Richard Howard, a managing director for global markets at Dallas-based Hayman, said Germany may opt to shore up its own economy, Europe’s biggest, rather than bail out fellow euro nations such as Austria, Italy and Spain as their banks sag under the weight of bad debts. That might lead to defaults and compel Germany to renounce the euro, he said.
“People said subprime could never blow up but it did and now they’re saying the exact same thing about the eurozone,” said Howard. “There’s no stopping what is now a downward spiral.” He declined to discuss his investments.
Hayman joins a growing number of investors seeing the possibility of a breakup of the $12 trillion euro bloc, conceived more than 10 years ago to cut unemployment, tame inflation and create a rival to the dollar. Societe Generale SA said this week Germany may refuse a bailout in an election year. ABN Amro Holding NV said Feb. 17 the crisis is “Europe’s subprime.”
UUP, which allows a bullish trade on the US dollar against a collection of major currencies is in a clear buy channel. While resistance is to be expected at the top of the channel indicated, there is a good chance that global investors are becoming increasingly convinced that the US dollar is the world’s worst currency - apart from all of the rest.
While I am no longer outright bearish on the banking sector I am becoming more concerned that the risk transference that has been heralded by the Asset Protection Scheme (or should that be Scam) announced in the UK yesterday and which may have some echoes in the moves being made for Citigroup (C) in the US are negative for all issuers of Treasury paper.
Gilts in particular need to be watched for signs of a buyer’s strike and although the US government has even bigger fish to fry - the US Treasury market has the benefit that it is underpinned by the global reserve currency.
Not that I am seriously proposing this, but the nightmare meltdown scenario that just could evolve is a surging dollar, an even more bullish market in gold and other strategic commodities, and an outright buyer’s strike which affects the most indebted nations first and eventually hits US Treasuries. Just for reference the chart of the yield on five year maturities is showing that the trend is now clearly upwards.
That is a conceivable risk that must now be contemplated and not just dismissed as scare-mongering. Thinking the unthinkable has proven to be a better conceptual strategy over the last year than thinking that smart financial engineers had successfully provided a safety net under capital markets by distributing risk through structured products and securitizations.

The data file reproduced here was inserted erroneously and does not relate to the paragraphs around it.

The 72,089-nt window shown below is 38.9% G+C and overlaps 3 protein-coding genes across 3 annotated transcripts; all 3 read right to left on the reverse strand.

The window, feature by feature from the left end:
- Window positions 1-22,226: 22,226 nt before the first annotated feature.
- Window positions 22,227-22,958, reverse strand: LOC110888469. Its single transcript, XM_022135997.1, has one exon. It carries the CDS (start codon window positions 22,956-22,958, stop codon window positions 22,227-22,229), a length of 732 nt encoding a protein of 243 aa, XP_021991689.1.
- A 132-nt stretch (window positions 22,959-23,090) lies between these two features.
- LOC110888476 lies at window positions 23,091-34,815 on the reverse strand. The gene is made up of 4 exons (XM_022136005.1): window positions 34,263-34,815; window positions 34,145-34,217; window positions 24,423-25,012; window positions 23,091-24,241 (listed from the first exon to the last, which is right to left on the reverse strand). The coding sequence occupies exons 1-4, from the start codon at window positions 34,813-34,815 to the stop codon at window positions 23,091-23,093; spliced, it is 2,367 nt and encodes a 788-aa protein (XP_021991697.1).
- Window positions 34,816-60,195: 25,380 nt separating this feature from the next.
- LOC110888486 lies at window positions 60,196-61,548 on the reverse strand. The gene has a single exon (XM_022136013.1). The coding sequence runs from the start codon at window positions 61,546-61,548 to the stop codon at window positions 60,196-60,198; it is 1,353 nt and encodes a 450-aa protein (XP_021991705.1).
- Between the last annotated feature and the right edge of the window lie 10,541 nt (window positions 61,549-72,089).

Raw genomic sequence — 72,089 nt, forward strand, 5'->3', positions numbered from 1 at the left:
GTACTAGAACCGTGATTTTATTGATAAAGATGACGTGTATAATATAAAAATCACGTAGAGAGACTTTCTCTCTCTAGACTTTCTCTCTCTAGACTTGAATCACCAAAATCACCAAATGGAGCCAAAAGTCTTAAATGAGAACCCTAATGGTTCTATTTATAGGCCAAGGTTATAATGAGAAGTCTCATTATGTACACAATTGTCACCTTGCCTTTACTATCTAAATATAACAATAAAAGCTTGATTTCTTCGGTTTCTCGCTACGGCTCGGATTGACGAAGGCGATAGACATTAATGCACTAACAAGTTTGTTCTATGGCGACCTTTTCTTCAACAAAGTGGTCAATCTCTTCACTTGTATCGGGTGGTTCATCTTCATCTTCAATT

The UK government is trailblazing with a sweetheart deal to ring fence those much celebrated "toxic assets". Why is this relevant to the US Banking index (BKX) - I have been commenting for some time that - much as it is counter-intuitive - the US banks may finally be putting in a sustainable bottom.
That’s the good news - the bad news is that although they may have stopped going down - and they have gone down on an epic scale - and even though they may enjoy some nice quick bounces, the ground they now have to try to recover is staggering.
And this is in a financial environment which could take many years, to put it optimistically, to see anything like the supportive conditions and growth potential that resembles those seen in the earlier years of this decade.
One of the saddest aspects of the whole cock up is the fact that the red top media in the UK is looking at the wrong story. Sir Fred and his egregious pension arrangement is a sideshow compared to the enormity of the possible losses that the current generation of taxpayers, and several other generations to come, could be liable for if the "troubled assets" are even half as toxic as many believe them to be.
One wants to say more about the whole sorry mess but it has a tendency to increase my blood pressure so I shall leave it there.
I suspect that contingency plans for a replacement are well under way.
Thursday, 26 February 2009
What is most shocking is that so much complacency and large number fatigue is setting in, that even when Alistair Darling admitted during a radio interview that just RBS alone needs to have insurance on almost half a trillion dollars worth of troubled assets, the interviewer took that number in his stride and then went on to another fairly innocuous question for the Chancellor.
So, according to Britain's senior financial regulator, we can blame a "philosophy" for the UK's domestic version of the global financial meltdown. And just to underline the magnitude of this colossal incompetence, just today it has been acknowledged by Chancellor Alistair Darling that UK citizens will be insuring against losses of almost half a trillion dollars worth of troubled assets on the books of just one bank, Royal Bank of Scotland. Her Majesty's taxpayers already have a 70% stake in this bank and further assistance of £20 billion above the insurance just mentioned will take the stake to approximately 80%, although the Chancellor obstinately refused to say that this amounted to nationalization. For US readers the semantics of this should be reflected upon when contemplating what kinds of ingenious fig leaves the US government is searching for to justify a likely stake by the US government in Citigroup (C) of perhaps as much as forty percent.